38 is a tricky age.  With two years to 40, there's plenty of time to change a lot.  But it's also the case that my adult life has had plenty of time to harden.  A lot of "who I am" has a lot of intertia at this point.  I am unlikely to suddenly become an excellent craftsman who has no fear of putting in his own windows or building his own deck, let's say.  If I haven't acquired a taste for red wine by now, I probably won't.  Same with olives.  Sorry.  Nor am I likely to stop watching football, or drinking beer.  Or drinking beer while watching football.  So it goes.

But there's also a tipping point here -- I can do a lot in the next two years to define how I look back on my 30s, and set a real stage for my 40s and beyond.  It's never too late to start something great.

And that's why today, I ran the 9th workout of the 27-workout couch-to-5k program.  It's the best program I know of to get me back on my feet.  That's why I have set a goal, and am telling people about it, of running in the Hot Chocolate run this year, in early December.

Just reviewing my recent posts here tells me a lot about my love/hate relationship with fitness.  But the thread that runs through it all is running.  Ever since my first 30-minute run, I've never felt "right" when I couldn't do them at will.  So it's time to remind myself how it feels.

Friday, February 11, 2011

Slow but progressing

It's been nearly a month since my first post of 2011.  The treadmill is set up (again), but I have yet to do my first run of 2011. Most of my exercise this year has come from clearing snow -- something about that kind of "real work" makes me not want to stand and run in place.  We'll get there.

Where the progress is being made is in food choices.  Both my wife and I are taking this seriously and making an effort, using the same methods.  We've had success in the past, each with different approaches, but sharing our approach has made it much easier to shop and plan meals.

I'm down ten pounds this year so far.  I'm missing my junk food, but not missing those ten pounds.  I am looking forward to having a smaller frame when it's time to put on the lighter layers of clothes this Spring. 

Whenever that comes.  Right now it feels forever away....

Monday, January 17, 2011

What's new for 2011?

July 2010 was my last post here?  That's kind of scary.  As someone whose most prolific posting periods are around fitness work, it's clear what that means -- very little progress on the fitness front in the second half of 2010.

But 2011 is here, and with it perhaps some new goals and action plans.

I'm not looking to set weight loss goals here, but I am frustrated with where I am and know I need to make some changes.  I want to make strides in my endurance, strength, flexibility, and overall capability.  My minimum acceptable standard is being able to run 3 miles at will.  I'm not there, any more.  I've been there, and there's a strong correlation between being there and feeling happy, confident, and accomplished.  Getting there will require recouping some lost fitness.  Along that road I want to pay some attention to my core strength, balance, and flexibility.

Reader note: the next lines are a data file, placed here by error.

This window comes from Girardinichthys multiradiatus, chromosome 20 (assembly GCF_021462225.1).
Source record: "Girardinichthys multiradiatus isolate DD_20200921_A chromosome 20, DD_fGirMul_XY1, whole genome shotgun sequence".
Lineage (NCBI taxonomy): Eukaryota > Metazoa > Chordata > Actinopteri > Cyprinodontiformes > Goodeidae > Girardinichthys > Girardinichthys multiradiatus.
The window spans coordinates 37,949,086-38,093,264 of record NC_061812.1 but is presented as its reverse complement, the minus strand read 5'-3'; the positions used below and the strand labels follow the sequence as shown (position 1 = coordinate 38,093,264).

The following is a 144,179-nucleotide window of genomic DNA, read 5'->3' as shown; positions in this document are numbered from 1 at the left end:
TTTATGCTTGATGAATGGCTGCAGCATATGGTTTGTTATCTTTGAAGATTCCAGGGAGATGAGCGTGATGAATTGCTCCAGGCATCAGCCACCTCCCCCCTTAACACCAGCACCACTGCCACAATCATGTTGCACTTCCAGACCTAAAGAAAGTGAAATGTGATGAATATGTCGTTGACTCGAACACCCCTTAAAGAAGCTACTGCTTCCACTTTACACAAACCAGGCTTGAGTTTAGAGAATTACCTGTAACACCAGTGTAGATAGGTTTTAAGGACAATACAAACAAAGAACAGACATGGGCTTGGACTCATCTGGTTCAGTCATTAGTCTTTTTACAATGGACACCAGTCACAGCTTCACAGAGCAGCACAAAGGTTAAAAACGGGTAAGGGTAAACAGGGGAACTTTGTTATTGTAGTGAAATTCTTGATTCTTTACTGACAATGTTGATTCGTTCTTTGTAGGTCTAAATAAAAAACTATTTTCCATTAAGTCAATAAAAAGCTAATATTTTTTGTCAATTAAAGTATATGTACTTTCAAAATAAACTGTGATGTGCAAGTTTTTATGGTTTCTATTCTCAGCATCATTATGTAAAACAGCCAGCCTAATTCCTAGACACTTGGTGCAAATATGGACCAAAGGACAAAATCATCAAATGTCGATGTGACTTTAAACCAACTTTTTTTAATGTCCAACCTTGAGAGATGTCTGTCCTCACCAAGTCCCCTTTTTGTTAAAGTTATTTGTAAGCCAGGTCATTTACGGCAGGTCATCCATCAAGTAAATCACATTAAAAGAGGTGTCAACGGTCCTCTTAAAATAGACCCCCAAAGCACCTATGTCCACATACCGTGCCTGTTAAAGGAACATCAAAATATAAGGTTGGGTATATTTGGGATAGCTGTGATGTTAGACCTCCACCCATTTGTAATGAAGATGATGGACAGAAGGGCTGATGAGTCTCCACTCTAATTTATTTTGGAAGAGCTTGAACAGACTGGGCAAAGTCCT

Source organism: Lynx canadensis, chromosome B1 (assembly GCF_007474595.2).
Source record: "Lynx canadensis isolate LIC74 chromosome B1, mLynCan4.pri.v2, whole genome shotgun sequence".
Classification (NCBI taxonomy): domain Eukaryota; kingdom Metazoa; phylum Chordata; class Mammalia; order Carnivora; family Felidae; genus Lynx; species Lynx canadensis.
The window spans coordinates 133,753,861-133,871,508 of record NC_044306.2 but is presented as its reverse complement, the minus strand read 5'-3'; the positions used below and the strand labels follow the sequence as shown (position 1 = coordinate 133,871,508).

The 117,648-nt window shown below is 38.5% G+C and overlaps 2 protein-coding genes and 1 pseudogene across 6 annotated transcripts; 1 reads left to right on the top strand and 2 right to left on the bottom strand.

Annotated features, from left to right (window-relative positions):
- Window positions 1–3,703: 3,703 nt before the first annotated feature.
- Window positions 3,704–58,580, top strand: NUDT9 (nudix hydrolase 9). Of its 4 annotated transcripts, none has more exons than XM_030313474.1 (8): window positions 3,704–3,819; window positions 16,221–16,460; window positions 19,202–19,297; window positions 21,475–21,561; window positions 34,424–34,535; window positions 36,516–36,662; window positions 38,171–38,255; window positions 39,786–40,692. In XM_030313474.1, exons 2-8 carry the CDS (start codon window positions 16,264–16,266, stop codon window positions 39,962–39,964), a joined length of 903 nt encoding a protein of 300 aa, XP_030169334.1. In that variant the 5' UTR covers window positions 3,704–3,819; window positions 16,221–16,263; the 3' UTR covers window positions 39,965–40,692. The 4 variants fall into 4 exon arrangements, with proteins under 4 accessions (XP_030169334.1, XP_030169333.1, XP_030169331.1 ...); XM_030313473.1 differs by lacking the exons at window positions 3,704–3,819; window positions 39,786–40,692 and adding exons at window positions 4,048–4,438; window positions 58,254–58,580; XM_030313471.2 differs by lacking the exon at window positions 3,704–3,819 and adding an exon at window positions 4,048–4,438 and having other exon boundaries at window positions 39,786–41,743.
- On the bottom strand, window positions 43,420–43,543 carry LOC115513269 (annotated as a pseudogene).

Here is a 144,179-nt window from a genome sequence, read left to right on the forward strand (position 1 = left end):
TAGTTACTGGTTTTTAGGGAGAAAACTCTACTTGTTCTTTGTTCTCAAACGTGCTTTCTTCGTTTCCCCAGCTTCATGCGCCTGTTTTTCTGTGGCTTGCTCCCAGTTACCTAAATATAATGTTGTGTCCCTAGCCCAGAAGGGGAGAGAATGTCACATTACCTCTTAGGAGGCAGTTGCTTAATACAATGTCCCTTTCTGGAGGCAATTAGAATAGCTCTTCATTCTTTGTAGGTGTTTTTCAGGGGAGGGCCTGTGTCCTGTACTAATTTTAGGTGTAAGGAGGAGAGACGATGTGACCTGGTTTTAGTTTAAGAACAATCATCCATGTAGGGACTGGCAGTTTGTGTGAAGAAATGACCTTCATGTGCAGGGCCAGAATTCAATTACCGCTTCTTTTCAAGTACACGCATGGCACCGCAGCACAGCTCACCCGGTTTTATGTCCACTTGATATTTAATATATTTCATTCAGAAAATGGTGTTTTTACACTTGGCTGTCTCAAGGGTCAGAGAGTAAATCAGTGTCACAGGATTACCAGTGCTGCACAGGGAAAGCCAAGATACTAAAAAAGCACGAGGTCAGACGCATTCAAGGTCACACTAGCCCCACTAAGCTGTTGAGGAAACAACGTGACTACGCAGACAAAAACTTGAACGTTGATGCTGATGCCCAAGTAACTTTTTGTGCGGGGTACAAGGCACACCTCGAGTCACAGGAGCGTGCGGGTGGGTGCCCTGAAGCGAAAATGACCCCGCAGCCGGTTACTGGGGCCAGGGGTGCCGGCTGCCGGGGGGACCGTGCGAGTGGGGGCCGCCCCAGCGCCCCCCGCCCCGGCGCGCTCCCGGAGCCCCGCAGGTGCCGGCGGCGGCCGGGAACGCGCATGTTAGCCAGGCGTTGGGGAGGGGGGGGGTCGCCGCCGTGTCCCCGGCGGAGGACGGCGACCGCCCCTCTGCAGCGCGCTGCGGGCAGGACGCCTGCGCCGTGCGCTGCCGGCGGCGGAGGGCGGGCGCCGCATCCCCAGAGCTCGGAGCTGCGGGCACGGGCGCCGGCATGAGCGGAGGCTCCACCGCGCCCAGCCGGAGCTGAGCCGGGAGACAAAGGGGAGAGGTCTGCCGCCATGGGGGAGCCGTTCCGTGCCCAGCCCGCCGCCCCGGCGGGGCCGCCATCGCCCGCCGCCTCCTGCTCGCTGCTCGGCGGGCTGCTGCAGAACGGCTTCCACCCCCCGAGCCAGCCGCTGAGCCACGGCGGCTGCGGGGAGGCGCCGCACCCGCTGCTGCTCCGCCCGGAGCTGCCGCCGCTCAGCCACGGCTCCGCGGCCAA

I think it will be interesting to write here, on this blog, a bit more often.  I know I have things I sometimes want to write about, which don't fit my family blog, or my professional blog.  So hiding them here is a nice way to get them out of my system :).  We'll see.

Tuesday, July 06, 2010


I talked in my last post about humility, track records, achievable goals, and all that.

Today, as I work through lunch, I am reminded of this.

The week I posted, I ran three times.
The next week, I ran once.  Stuff "came up" and ate up the time I blocked away for those runs.

I swore that wouldn't happen this week.  I looked at my calendar and was sure I'd have time to run.

And here I am, during the time I'm supposed to be running, cramming down a turkey sandwich in front of my computer.  "Something came up" at work and it demands my attention.  Maybe I'll finish this all up in time to steal away for a run, but I doubt it. 

This is how we lose this game.  One hour at a time.

It occurs to me as I write this that I've never figured out the secret to making time to run.  When my life is operating at a healthy pace, I have time to run. When things get out of control, running somehow falls away ... and that's when I need it most.

The unhappy truth may well be that I need to step way outside my comfort zone.  Run at 5:30 in the morning, or 9:30 at night ... because my lunch hour disappears pretty quick when work gets crazy, and in this job, it's crazy more weeks than it's sane.

Tuesday, June 22, 2010

I should know better

Let's just say that I am completely humbled by my own ability to discard lessons learned and regress in areas of fitness. 

This week I have gone for two runs (with a healthy dose of walking inserted). 

Past performance is not an indicator of future results.  But.  It feels good to be out there.

I realized something over the past few weeks.  My diet, my weight loss, these are important. I hate not fitting into the clothes I worked so hard to fit into.  But exercise is vital.  It's a canary in a coal mine -- if I'm not exercising, other things are probably also suffering.  My dietary success is always built upon my exercise success.  My mental health, my ability to cope with stress at home and at work is directly proportional to the regularity of my exercise.

It all came together when I saw some friends this weekend who have done such a kickass job at sticking with their fitness regimens.  I sat there envying them for at least an hour before I realized that a lot of what they had was within my reach, and all I had to do was make the decision to put on my shoes and walk out the door instead of firing up my video game when my daughter went down for her mid-day nap on Sunday.

So I did.

And I did it again today.

Of course, setting goals is important ... but right now my goal is to go for another run.  Let's not get ahead of ourselves.